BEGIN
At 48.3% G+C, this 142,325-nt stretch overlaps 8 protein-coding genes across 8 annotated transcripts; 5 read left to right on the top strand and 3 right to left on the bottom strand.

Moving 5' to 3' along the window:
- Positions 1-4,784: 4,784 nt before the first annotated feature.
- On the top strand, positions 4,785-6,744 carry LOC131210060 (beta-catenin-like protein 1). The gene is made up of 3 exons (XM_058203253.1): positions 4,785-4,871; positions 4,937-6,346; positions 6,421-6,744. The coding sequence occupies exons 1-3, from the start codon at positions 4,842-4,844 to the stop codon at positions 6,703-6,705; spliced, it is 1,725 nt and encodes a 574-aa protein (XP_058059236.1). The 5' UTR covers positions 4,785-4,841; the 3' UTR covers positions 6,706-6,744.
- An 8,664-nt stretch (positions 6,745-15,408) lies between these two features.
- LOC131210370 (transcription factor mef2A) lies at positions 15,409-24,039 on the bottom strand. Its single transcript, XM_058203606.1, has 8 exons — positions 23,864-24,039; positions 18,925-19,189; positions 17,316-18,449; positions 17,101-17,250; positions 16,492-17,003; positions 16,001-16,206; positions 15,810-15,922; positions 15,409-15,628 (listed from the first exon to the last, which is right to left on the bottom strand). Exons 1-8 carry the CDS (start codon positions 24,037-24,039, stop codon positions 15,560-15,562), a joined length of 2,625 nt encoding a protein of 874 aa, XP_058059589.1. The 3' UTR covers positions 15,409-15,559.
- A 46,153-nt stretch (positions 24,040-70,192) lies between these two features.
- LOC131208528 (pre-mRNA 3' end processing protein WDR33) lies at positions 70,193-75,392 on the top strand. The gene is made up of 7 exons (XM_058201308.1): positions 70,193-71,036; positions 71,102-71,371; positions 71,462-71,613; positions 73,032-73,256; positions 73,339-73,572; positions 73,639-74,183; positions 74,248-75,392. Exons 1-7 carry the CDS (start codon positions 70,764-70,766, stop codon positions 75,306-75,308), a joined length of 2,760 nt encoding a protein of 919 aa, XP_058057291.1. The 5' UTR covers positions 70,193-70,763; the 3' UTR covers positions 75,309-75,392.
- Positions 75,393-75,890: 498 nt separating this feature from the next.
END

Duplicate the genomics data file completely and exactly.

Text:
At 48.3% G+C, this 142,325-nt stretch overlaps 8 protein-coding genes across 8 annotated transcripts; 5 read left to right on the top strand and 3 right to left on the bottom strand.

Moving 5' to 3' along the window:
- Positions 1-4,784: 4,784 nt before the first annotated feature.
- On the top strand, positions 4,785-6,744 carry LOC131210060 (beta-catenin-like protein 1). The gene is made up of 3 exons (XM_058203253.1): positions 4,785-4,871; positions 4,937-6,346; positions 6,421-6,744. The coding sequence occupies exons 1-3, from the start codon at positions 4,842-4,844 to the stop codon at positions 6,703-6,705; spliced, it is 1,725 nt and encodes a 574-aa protein (XP_058059236.1). The 5' UTR covers positions 4,785-4,841; the 3' UTR covers positions 6,706-6,744.
- An 8,664-nt stretch (positions 6,745-15,408) lies between these two features.
- LOC131210370 (transcription factor mef2A) lies at positions 15,409-24,039 on the bottom strand. Its single transcript, XM_058203606.1, has 8 exons — positions 23,864-24,039; positions 18,925-19,189; positions 17,316-18,449; positions 17,101-17,250; positions 16,492-17,003; positions 16,001-16,206; positions 15,810-15,922; positions 15,409-15,628 (listed from the first exon to the last, which is right to left on the bottom strand). Exons 1-8 carry the CDS (start codon positions 24,037-24,039, stop codon positions 15,560-15,562), a joined length of 2,625 nt encoding a protein of 874 aa, XP_058059589.1. The 3' UTR covers positions 15,409-15,559.
- A 46,153-nt stretch (positions 24,040-70,192) lies between these two features.
- LOC131208528 (pre-mRNA 3' end processing protein WDR33) lies at positions 70,193-75,392 on the top strand. The gene is made up of 7 exons (XM_058201308.1): positions 70,193-71,036; positions 71,102-71,371; positions 71,462-71,613; positions 73,032-73,256; positions 73,339-73,572; positions 73,639-74,183; positions 74,248-75,392. Exons 1-7 carry the CDS (start codon positions 70,764-70,766, stop codon positions 75,306-75,308), a joined length of 2,760 nt encoding a protein of 919 aa, XP_058057291.1. The 5' UTR covers positions 70,193-70,763; the 3' UTR covers positions 75,309-75,392.
- Positions 75,393-75,890: 498 nt separating this feature from the next.